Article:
Every now and then, someone will get all upset that I spend my time defending the speech of this or that group they don't like and challenge me, wanting to know why I don't advocate for an end to police violence against black people. The answer is fairly simple: I don't actually spend all that much time hanging around particularly racist people, so I don't get into conversations where people make excuses for police violence. Almost everyone I know is democratic socialist or further left, with the odd radical capitalist (No, you're not anarchists. I'm not interested in your silly fetishization of the state.) or Georgist libertarian thrown in for flavor. The social milieu in which I find myself is made up of arguments about what kind of socialism we should have and how to bring it about and what the place of children in a good society would be. Well, it was. Ever since the US election a good portion of the left has been engaged in a collective freak-out that, as far as I'm concerned, is outright culpable. So now we have ‘no platform’ and similar nonsense go from a marginal position to received wisdom in some quarters. Since the result of the left-wing freak-out in general and the desire to put more restrictions on free expression in particular will prove harmful, I argue against them.
However, I have been hanging around my family. My family tends to the far right, driven by religious conservatism. So I've actually had a chance to hang around people expressing right-wing views and be very annoyed by them. Therefore, I will explain why I am completely in favor of removing confederate statues from places of honor.
So, first off, these are places of honor. We adorn our capitols and parks with things that represent us, that we're proud of, and that we aspire to. The Confederacy is nothing to honor and nothing to be proud of. It was founded to preserve the institution of slavery, one of the greatest evils of the modern era, and pretty much nothing else. I'm aware they had their reasons, that almost nobody is a cackling villain rubbing their hands together. I'm aware many people in the confederacy held the ‘wolf by the ears’ view of participating in an evil institution that they had no way to get out of without catastrophe. I have better things to do with my time than go around calling individuals out as eeeeeeeeeeeevil. My point is that whatever they may have been as individuals, the officers and governing authorities in the confederacy were doing nothing deserving of honor. If we ever built a national monument to upstanding, decent people who shamed and disgraced themselves by pursuing some unworthy cause, I would say that Robert E. Lee belongs there…except by all accounts his views on race and slavery were pretty awful, so I don't know if he actually qualifies.
To those who argue that the civil war was about the principle of states' rights, it is merely required to point out that the only right in question was whether the state can legalize the enslavement of one person by another. This is a right as worthy of defense as a state's right to round people up on the street and torture them to death on television. The constitution was rightly called a covenant with death and an agreement with Hell for allowing it. I have also noticed that the same people who offer this excuse somehow can't see their way to the states having the right to legalize marijuana.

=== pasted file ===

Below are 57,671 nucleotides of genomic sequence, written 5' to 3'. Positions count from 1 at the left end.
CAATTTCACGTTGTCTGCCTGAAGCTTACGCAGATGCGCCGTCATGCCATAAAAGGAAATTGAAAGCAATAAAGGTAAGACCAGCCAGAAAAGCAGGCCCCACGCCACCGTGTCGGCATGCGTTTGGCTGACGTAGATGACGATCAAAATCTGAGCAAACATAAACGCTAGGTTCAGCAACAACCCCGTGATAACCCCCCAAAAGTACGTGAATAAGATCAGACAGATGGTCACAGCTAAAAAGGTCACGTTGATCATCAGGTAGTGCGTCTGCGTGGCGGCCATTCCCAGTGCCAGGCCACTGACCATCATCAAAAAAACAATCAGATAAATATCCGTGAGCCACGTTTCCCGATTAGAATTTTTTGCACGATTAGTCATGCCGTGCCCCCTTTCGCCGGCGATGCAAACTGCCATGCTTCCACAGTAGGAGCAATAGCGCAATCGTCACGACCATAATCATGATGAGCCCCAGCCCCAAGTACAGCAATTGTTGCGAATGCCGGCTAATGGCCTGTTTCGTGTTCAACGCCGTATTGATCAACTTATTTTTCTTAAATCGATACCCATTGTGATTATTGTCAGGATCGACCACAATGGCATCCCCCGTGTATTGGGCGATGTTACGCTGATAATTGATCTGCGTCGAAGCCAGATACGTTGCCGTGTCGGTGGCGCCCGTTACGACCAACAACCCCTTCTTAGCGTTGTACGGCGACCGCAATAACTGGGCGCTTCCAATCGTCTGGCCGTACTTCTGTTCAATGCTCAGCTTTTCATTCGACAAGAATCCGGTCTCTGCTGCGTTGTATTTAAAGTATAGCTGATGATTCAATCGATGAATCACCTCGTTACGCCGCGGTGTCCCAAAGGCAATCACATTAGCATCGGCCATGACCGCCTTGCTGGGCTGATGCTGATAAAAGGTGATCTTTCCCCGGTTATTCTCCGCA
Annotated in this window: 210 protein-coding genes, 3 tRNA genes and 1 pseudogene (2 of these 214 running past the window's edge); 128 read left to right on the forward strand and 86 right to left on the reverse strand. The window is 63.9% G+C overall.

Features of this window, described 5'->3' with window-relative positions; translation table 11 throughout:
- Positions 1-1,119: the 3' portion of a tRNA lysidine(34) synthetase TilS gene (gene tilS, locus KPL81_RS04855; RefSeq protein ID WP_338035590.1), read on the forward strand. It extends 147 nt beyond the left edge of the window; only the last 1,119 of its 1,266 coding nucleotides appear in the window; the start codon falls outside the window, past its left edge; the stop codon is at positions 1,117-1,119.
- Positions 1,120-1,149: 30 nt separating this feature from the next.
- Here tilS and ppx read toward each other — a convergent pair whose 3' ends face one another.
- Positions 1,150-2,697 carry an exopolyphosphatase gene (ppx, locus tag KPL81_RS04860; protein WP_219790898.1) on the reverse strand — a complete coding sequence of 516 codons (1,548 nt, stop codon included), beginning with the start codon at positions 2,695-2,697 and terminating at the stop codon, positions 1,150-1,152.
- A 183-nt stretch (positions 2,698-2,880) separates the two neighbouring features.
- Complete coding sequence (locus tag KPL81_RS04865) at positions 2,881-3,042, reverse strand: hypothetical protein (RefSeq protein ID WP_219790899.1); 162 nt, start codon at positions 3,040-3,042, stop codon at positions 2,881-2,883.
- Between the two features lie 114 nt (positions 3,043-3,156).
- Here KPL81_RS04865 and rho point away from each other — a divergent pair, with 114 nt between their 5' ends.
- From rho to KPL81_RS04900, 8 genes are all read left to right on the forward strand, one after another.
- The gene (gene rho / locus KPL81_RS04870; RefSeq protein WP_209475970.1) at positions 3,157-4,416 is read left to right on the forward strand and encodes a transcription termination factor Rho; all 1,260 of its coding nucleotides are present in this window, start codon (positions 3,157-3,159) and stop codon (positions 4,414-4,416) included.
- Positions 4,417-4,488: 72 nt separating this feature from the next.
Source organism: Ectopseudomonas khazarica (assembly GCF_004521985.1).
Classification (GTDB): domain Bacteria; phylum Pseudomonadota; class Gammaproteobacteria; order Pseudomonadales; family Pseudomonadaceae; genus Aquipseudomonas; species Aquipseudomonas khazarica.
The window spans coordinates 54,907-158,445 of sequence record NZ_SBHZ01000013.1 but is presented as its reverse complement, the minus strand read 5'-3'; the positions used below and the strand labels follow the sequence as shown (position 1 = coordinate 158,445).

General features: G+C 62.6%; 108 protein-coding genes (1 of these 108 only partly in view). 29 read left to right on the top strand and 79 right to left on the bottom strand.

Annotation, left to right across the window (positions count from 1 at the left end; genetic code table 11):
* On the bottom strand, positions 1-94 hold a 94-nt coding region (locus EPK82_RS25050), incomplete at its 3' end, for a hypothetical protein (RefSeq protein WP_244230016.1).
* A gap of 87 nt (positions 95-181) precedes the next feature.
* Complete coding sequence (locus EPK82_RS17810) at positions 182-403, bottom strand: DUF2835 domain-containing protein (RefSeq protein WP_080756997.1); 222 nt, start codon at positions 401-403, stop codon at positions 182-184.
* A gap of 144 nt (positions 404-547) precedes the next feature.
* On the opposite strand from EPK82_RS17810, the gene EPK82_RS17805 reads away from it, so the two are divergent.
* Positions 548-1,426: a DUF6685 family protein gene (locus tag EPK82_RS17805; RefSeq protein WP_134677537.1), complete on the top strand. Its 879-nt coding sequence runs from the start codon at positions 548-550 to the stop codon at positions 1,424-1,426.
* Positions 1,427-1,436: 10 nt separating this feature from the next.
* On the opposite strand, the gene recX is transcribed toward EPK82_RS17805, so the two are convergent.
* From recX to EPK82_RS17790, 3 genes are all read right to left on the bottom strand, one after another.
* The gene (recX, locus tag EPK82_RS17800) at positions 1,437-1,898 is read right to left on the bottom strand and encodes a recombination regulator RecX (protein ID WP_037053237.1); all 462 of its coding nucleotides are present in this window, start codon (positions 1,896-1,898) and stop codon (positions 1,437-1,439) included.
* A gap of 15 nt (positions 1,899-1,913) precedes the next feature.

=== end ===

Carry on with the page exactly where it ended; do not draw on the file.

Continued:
You might argue that there should be some recognition given to the tragic situation of soldiers fighting and dying in a stupid war defending a shameful cause. I couldn't really object to someone wanting to put a wall up with the name of every soldier who died on the confederate side. The closest parallel I can think of is the Vietnam war, which the US had no business fighting in and in which every soldier's death was a pointless waste. Even then, the Vietnam War did not have a clearly right side. Sure, the Union army sometimes did terrible things, and the Allied army also did terrible, disgraceful things. However, the Confederacy is closer to Nazi Germany than to any other opponent that the United states has fought.
So, now we get to the claim that removing these monuments is destroying or rewriting history. It has been likened to removing all the statues of Roman emperors because Rome kept slaves, too. First, since when is Rome your model of virtue? Second, we can remember history without honoring it. We don't have to keep monuments in our capitols; we, as a culture, have invented these things called History Museums. Third, they're not actually history. Sticking to the Rome example, the analog would be if Julian the Apostate was angry at Christianity being the State Religion and so built a whole bunch of statues of Nero all over the place to remind Christians who's in charge here and what he thought of them. Most of these monuments were built between the 1890s and the 1950s when the Ku Klux Klan was gaining strength as an attempt to defend segregation and make a show of what they and other racist groups represented. That on its own is enough reason to smash these monuments up and sweep them into the dustbin of history.